How To Travel Together For The First Time

Make traveling a breeze with these tips

Traveling together with your new boyfriend can be trying when it’s your first trip together. Navigating the waters of shared closet space all while being together 24/7 and having fun at the same time can be a test for any relationship.

Here are ways to minimize the stress and ensure a fun vacation together.

How To Travel Together For The First Time

Have an adventure

Travel bloggers Mike and Luci Willits write one of America’s top couple’s travel blogs, 1000Fights. Their mission is to get couples to leave their kids at home, have an adventure together, and try not to kill each other while traveling. They share their best tips on how to have a great vacation and bond with your partner without getting into too many arguments:

Make a Plan, But Take Turns: Vacation time is hard to come by.. Don’t waste a day by not planning appropriately. Each partner should make a list of the top five things you want to see and do on the trip. See where your interests align and where they don’t. Plan to see the things you both like together and

another one or two things that the other person may like, and you are along for the ride. Don’t be afraid to see some sights by yourself. This brings us to tip number 2.

Have Alone Time: This might seem odd given you are going on a “couples” trip. But spending 24 hours with your partner is exhausting and sometimes boring! A successful couples trip includes time to refresh as an individual. Don’t be afraid to spend an afternoon or a morning apart. Meet for lunch and share what you’ve seen and done. You’ll find that you’ll be more patient and more enthralled with your partner if you aren’t spending every minute together.

Boundaries are Your Friend: Where’s the line? If you are going on a couple’s trip, it’s difficult to know where the boundaries are. Do you turn off the light? Where do you put your makeup bag? There are no hard and fast rules other than, you have to communicate with your partner. Be careful about asking “permission.” It’s never good when your relationship feels more like parenting. But common courtesy is always a good thing. Ask you partner; “I am going to put my clothes on this side of the closet. Any objections?” This shows your partner you care about their opinion, but they aren’t your Mom or Dad.

Be Prepared to Fight: Often couples go on a vacation to get away from it all, only to find they want to get away from each other. Rarely do couples spend 24 hours, 7 days a week with each other so when you actually start spending that amount of time, it can be stressful on the relationship. Add in a new location, different culture, and a dash of jetlag and you are in for trouble. If you do have a disagreement, take a line from Frozen, and let it go. Don’t let it ruin your entire vacation. Agree to shake it off and start fresh. Don’t waste time on the vacation being mad at each other. You won’t get a second chance to experience this trip.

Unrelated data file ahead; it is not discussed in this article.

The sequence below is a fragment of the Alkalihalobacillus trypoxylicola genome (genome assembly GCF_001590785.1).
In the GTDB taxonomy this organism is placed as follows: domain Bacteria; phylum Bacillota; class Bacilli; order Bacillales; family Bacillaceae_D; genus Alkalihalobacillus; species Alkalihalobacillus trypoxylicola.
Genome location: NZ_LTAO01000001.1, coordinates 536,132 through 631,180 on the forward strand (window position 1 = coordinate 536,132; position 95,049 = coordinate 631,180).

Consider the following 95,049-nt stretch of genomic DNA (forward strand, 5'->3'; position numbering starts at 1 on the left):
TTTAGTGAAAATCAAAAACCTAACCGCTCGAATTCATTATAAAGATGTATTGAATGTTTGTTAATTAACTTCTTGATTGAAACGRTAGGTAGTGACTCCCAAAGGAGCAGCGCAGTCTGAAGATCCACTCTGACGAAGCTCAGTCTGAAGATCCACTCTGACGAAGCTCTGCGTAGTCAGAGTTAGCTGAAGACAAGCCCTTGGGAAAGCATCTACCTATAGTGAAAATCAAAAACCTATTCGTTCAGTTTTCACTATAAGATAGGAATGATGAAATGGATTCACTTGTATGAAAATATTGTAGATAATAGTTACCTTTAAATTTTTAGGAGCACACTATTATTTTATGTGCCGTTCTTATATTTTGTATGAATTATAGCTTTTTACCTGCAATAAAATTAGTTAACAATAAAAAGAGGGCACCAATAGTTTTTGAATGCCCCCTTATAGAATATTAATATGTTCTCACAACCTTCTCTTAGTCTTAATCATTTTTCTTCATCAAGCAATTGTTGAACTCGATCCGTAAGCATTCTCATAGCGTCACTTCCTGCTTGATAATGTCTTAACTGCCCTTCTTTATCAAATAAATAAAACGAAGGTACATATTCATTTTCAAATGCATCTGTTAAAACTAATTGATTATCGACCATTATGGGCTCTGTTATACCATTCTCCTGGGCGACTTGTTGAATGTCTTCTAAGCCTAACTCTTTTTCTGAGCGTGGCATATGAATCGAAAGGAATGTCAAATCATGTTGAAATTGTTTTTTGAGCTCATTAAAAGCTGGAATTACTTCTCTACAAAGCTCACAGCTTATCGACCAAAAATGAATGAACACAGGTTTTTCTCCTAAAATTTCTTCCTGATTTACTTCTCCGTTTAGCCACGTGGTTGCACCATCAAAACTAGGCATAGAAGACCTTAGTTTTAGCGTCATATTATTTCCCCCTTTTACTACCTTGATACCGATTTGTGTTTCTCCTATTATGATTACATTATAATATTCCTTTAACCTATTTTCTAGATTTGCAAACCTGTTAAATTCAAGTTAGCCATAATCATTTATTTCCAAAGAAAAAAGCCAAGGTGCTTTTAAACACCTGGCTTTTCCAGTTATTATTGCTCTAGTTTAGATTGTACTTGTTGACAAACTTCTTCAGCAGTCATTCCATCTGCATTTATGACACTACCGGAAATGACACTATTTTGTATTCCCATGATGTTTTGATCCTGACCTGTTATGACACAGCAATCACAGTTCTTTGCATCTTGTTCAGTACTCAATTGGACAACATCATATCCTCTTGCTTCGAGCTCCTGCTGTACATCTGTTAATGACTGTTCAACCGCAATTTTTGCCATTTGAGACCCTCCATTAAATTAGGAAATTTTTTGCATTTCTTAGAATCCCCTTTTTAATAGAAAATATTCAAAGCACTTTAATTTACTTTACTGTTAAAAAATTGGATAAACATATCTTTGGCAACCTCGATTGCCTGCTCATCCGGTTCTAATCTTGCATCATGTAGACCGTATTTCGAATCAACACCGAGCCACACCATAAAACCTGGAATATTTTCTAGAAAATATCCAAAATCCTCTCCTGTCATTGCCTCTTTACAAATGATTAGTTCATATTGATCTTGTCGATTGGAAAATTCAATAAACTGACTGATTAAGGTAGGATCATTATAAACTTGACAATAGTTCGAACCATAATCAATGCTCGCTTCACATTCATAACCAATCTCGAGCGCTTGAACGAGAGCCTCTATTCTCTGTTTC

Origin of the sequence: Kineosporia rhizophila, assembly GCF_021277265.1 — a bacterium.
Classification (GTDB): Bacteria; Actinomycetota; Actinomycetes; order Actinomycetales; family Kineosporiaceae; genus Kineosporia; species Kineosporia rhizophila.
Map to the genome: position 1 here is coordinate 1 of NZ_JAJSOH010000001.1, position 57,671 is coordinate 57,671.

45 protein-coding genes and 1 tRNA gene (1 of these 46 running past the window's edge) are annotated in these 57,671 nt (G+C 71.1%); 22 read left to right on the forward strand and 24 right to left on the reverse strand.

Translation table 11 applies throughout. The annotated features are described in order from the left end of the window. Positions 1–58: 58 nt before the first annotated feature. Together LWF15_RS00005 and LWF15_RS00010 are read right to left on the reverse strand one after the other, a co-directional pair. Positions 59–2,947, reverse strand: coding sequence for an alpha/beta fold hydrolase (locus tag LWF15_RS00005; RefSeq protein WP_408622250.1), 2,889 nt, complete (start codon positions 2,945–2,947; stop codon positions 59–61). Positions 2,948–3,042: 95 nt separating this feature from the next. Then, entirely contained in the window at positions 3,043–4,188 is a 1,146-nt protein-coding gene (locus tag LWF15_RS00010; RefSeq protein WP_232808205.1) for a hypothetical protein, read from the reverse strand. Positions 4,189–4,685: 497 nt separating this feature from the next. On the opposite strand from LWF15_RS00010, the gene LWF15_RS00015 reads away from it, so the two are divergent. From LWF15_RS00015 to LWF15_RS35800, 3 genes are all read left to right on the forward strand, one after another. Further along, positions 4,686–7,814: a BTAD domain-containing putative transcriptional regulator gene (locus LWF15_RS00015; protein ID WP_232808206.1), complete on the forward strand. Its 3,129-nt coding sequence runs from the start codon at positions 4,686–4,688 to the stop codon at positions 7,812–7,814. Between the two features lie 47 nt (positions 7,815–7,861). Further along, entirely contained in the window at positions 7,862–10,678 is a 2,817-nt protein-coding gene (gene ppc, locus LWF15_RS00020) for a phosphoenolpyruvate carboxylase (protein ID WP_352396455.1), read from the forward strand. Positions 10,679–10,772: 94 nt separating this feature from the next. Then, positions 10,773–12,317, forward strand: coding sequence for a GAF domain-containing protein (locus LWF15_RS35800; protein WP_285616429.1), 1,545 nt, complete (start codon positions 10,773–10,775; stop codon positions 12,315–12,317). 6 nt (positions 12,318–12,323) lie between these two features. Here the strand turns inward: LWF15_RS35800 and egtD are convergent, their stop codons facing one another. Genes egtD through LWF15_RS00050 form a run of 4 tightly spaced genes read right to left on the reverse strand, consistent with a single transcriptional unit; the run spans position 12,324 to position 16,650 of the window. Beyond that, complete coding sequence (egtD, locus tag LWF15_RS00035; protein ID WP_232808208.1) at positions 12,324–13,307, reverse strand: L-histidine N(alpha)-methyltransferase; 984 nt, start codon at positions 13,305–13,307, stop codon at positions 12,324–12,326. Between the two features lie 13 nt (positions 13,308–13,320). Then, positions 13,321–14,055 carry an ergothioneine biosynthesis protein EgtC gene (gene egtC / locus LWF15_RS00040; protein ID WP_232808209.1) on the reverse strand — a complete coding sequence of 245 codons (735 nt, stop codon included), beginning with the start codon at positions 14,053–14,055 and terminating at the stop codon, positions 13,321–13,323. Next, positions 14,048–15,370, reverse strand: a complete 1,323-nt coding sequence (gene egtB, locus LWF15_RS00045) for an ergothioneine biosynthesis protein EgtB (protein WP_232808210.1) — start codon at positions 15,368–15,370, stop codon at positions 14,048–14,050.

Take a Break from Social Media: You may want to tweet and post on Facebook what you are doing every minute, but set aside some time where social media is put to bed. Agree that you don’t take your phones out during dinner. Talk to your partner instead. The point of the trip is to spend time together, to reconnect, and to have an adventure. Don’t let the Facebook post become more important than the one you are with.

How To Travel Together For The First Time

Do’s and Don’ts

Tina Tessina, psychotherapist aka Dr. Romance, shared her tips on traveling together:

DO talk in advance about your hopes, expectations and fears about the trip. While you can't anticipate everything, having discussed these issues will help each of you understand the other better.

DON'T make assumptions that your companion will like what you like. You may have dreams of lying on a beach, while your companion loves the nightlife. Find out who wants what.

DO discuss money. Who pays for what? How much will this trip cost? If you're invited by your companion to come along for free, find out what your companion's expectations are.

DO create a budget in advance.

DON'T deviate from the budget without checking first with your companion.

DON'T bring work along without checking it out with your companion first. Not everyone wants to lounge around a hotel room while you're emailing away.

DO talk about your ideas for travel. Do you want to shop, see the sights, haunt museums, hang out on the beach, visit friends?

DON'T spring surprises on your travel companion. While it might be nice to see someone you know on your travels, or to visit a place you visited with your ex, your companion might see it differently, if not given time to deal with it in advance.

DO understand that your companion might have a different interpretation of what traveling together means. Does it mean your relationship is now more significant or exclusive? Is it a celebration of a relationship milestone? Talk about it, and find out.

DON'T suddenly decide you want to do something unplanned, unless you discuss it and find out what your companion wants. It will only be fun if you don't argue about it.

DO try to create a balance between what you and your companion want, quiet time and party time, activity and rest.

DON'T always opt for the most expensive option, if your companion has less money than you, or doesn't like to spend.

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